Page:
But I will pop back in to say thank goodness I skipped following all of the hair blogs and YouTube ‘Gurus’. I may have missed all of the back-stabbing drama from a few years ago but I’m finding the public dragging of the DIRT people do being exposed rather enlightening. In fact, some of it reads JUST like the stuff that some fake-BWE infiltrators tried to pull. So, the latest outrage over a white woman trying to dominate a conversation on what is in fact a white-owned hair blog that black women put on the map would not have been a surprise had people been paying attention to what was going on the entire time. Which includes who they flocked to for reasons other than haircare tips.


**P.S. I did catch a black woman blogger known for her weight loss, clean eating and fitness blog who rocks an old skool AFRO mention on her Twitter feed last week the number of dirty looks she gets from other ‘Naturals’ on the regular.


Here’s the full history of the shenanigans at the Curly Nikki blog if you’d like to catch up (yes, I’m linking to LSA and yes, no stone has been left unturned):

and apparently there’s some current Plantation behavior over at BGLH, too:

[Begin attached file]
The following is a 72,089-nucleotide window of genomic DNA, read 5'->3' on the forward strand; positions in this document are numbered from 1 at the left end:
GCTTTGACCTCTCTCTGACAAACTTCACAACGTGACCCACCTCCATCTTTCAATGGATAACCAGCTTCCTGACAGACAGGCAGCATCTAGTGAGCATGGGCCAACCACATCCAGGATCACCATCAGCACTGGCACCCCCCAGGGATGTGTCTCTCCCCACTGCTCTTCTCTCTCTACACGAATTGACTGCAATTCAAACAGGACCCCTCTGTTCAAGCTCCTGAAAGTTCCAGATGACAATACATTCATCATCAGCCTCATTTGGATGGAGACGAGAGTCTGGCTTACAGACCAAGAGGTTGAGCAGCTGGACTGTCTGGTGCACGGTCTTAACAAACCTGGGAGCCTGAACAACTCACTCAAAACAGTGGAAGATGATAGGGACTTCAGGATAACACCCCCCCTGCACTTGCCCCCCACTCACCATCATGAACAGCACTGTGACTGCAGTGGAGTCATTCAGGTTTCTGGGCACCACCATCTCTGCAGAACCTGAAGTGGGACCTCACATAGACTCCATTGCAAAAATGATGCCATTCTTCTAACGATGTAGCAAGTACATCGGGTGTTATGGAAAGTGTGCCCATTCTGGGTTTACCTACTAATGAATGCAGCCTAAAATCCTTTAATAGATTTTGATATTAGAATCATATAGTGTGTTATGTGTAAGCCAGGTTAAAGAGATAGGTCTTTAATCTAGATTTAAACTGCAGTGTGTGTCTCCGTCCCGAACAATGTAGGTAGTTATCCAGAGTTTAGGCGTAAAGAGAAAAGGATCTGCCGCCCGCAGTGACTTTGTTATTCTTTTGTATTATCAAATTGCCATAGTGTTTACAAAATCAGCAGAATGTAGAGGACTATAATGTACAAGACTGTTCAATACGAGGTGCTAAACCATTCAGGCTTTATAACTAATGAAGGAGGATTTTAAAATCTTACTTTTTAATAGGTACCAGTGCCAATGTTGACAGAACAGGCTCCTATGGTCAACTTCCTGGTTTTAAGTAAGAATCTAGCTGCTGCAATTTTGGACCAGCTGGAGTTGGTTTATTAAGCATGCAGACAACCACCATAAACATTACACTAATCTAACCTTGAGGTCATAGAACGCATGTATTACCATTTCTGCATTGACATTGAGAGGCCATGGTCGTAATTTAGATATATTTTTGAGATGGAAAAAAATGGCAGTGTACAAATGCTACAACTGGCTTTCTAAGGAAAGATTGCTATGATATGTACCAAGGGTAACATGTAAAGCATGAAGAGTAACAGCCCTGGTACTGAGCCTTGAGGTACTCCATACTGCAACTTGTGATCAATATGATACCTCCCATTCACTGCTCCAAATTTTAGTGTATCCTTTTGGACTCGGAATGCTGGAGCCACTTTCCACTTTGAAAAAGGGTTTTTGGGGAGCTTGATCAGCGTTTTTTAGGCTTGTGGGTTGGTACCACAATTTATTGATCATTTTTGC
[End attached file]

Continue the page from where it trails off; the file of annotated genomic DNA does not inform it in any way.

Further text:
159 Replies to “For The Uninformed, This Is What ‘Natural’ Hair Looked Like Before The ‘Curly’ Infiltration aka “New Black” Took Over”

  1. Instead of olive oil you should use Jamaican black castor oil. Often times the olive oil from your kitchen have salts in it which is no good for the hair..

  2. Having sported a large "stop sign" Afro from the age of 12 to 18 back in the late 1960's to mid 1970's, I have to let you know that the huge undifferentiated Afro required care, and a lot of it. First, one definitely had to braid it up several times a week. If it wasn't braided at least every other night (and for some folks, every night) what one ended up wearing was not the beautiful circular mass, but rather the dreaded flat sided hatchet head look. And if you braided it too much, your hair would get too straight to stand up and so would randomly part, leaving you looking like Bozo. Your Afro would shrink when it got wet. Your Afro would shrink at the swimming pool. And it would definitely shrink at a party, especially one where the temperature in the house was 20 degrees hotter than the temperature outside the house. Remember, back then everyone and their Mama didn't have air-conditioning.